42. 42. Relaxing Other Assumptions<br />One can relax many other assumptions and examine how the implications of the model change:<br />perfect competition<br />CRTS<br />identical production technologies<br />lack of policy obstacles<br />factors being perfectly transferable<br />
43. 43. Post–Heckscher-Ohlin Theories of Trade and Intra-Industry Trade<br />
44. 44. Posner’s Imitation Lag Hypothesis<br />In Posner’s model, there may be a delay in the diffusion of technology between countries.<br />If a new product is invented in country I, there are two sorts of lags that delay the production the good in country II: <br />imitation lag, and<br />demand lag.<br />During these lags the inventing country will export.<br />
45. 45. The Product Cycle Model<br />How might comparative advantage change over time? H-O is a static model, and therefore offers little info on this.<br />The Product Cycle model (Vernon, 1966) follows a product from its invention through its “old age.”<br />How does it work?<br />
46. 46. The Product Cycle Model: The New Product Phase <br />A new product is invented in the developed world.<br />Typically, the new product will be<br />capital-intensive and labor-saving.<br />aimed at high-income consumers.<br />All demand is located in the inventing country.<br />
47. 47. The Product Cycle Model: The New Product Phase<br />Production is located in the inventing country.<br />Technological uncertainties make mass production unfeasible.<br />No trade occurs during this phase.<br />
48. 48. The Product Cycle<br /> <br /> <br />Prodn, consn<br />Inventing country consumption<br /> <br />Inventing country production<br />time<br />t0<br />t1<br />New product phase<br />
49. 49. The Product Cycle Model: The Maturing Product Phase<br />The product is increasingly standardized.<br />Consumers are increasingly aware of the product.<br />Mass production becomes possible, and economies of scale are realized.<br />Price steadily drops.<br />Demand in other developed countries picks up, so inventing country producers export more and more.<br />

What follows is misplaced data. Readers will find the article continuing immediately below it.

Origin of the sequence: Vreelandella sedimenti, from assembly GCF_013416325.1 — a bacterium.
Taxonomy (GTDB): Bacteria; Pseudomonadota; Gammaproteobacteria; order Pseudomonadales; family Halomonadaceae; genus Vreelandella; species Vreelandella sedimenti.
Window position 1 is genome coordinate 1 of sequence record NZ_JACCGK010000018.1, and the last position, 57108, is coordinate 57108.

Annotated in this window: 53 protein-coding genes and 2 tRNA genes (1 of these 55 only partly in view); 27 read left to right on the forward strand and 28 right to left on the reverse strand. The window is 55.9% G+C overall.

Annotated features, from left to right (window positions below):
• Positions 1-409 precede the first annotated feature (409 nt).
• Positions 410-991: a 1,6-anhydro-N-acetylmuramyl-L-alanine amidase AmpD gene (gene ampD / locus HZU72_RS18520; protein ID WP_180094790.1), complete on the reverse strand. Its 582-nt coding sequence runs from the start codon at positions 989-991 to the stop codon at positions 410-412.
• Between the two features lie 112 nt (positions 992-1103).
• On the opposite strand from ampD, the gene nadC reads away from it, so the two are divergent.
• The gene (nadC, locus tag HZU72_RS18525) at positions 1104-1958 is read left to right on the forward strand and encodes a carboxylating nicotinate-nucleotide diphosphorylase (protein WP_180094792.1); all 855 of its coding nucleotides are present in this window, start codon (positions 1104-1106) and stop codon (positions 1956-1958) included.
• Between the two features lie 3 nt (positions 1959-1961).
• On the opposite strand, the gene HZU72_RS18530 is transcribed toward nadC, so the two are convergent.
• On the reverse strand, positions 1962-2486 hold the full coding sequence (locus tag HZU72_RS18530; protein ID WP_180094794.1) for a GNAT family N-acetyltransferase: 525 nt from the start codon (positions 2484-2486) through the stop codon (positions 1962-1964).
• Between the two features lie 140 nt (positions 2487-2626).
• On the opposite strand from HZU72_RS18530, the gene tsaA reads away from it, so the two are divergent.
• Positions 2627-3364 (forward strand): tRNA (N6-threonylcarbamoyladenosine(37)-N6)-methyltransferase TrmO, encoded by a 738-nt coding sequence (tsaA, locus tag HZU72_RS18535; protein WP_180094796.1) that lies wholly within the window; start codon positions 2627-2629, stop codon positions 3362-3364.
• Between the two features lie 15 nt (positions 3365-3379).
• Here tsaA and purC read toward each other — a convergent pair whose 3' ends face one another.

50. 50. The Product Cycle Model: The Maturing Product Phase<br />Later in the maturing product phase, other developed countries begin to produce the product.<br />Lower transportation costs may give these new entrants an edge in the emerging markets.<br />Increasingly, output in the inventing country is displaced.<br />
51. 51. The Product Cycle<br /> <br /> <br />Prodn, consn<br />Inventing country consumption<br />exports<br />Inventing country production<br /> <br />time<br />t0<br />t1<br />t2<br />New product phase<br />Maturing product phase<br />
52. 52. The Product Cycle Model: The Standardized Product Phase<br />Global demand has grown.<br />Production techniques are well-known and standard.<br />Competition becomes ever fiercer.<br />As a result, production shifts mainly to developing countries.<br />Product differentiation may occur, with the inventing country left producing only fancier versions.<br />The inventing country becomes a net importer.<br />
53. 53. The Product Cycle<br /> <br /> <br />Prodn, consn<br />Inventing country consumption<br />imports<br />exports<br /> <br />Inventing country production<br />time<br />t0<br />t1<br />t2<br />New product phase<br />Maturing product phase<br />Standardized product phase<br />10-53<br />
54. 54. The Product Cycle Theory<br />Vernon’s Product Cycle theory tells us that comparative advantage is fleeting: <br />we need to perpetually invent new products.<br />
55. 55. Vertical Specialization<br />Different stages of production process may occur in different countries.<br />If different parts of the production process vary in terms of capital or labor intensity, the production process may be spread over multiple countries.<br />